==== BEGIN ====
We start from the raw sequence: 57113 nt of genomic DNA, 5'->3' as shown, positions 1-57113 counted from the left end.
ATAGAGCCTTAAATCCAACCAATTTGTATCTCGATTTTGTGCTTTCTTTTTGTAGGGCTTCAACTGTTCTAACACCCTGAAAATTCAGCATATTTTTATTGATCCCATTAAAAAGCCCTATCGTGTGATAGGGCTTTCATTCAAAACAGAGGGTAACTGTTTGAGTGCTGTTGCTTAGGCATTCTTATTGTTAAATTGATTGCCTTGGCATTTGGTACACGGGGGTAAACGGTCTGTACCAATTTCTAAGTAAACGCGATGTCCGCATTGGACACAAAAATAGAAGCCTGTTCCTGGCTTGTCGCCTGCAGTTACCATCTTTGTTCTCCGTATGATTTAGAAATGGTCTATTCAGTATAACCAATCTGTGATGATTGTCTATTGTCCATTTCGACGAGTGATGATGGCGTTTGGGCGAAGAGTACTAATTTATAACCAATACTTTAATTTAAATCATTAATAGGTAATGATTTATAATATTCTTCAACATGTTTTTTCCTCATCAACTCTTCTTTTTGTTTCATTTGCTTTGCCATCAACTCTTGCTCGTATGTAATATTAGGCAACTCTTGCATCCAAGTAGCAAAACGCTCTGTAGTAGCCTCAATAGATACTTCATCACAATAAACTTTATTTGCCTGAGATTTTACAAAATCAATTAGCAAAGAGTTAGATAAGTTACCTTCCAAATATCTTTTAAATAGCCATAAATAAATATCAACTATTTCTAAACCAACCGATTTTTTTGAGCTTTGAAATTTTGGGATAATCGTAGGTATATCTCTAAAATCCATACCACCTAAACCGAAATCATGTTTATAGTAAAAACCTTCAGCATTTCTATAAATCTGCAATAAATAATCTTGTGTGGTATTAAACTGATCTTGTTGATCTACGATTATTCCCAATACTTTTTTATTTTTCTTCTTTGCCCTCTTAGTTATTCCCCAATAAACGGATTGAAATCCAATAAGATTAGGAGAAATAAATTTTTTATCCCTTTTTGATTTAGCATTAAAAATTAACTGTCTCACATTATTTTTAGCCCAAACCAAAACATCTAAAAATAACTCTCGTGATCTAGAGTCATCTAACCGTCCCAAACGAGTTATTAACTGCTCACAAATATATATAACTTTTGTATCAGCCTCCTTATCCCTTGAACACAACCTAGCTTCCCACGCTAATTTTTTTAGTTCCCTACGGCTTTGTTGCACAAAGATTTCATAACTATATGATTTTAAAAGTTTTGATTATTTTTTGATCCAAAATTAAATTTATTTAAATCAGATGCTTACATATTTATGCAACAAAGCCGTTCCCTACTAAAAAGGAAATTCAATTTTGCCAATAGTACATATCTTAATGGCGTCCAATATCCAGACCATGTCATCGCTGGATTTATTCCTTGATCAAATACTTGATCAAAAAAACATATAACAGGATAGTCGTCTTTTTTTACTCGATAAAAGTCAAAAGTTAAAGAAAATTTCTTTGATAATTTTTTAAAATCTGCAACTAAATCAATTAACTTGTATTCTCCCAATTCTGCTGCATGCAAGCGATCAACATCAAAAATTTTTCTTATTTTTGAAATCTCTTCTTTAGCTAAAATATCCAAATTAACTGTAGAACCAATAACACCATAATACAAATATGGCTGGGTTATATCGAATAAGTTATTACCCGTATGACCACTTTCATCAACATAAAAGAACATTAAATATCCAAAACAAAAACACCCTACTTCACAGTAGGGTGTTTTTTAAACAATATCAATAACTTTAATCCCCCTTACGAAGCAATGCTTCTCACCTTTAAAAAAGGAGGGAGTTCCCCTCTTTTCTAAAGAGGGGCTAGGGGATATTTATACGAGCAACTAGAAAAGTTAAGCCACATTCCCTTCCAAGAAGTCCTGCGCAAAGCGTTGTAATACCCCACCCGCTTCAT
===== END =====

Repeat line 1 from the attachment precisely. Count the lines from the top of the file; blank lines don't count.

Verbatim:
We start from the raw sequence: 57113 nt of genomic DNA, 5'->3' as shown, positions 1-57113 counted from the left end.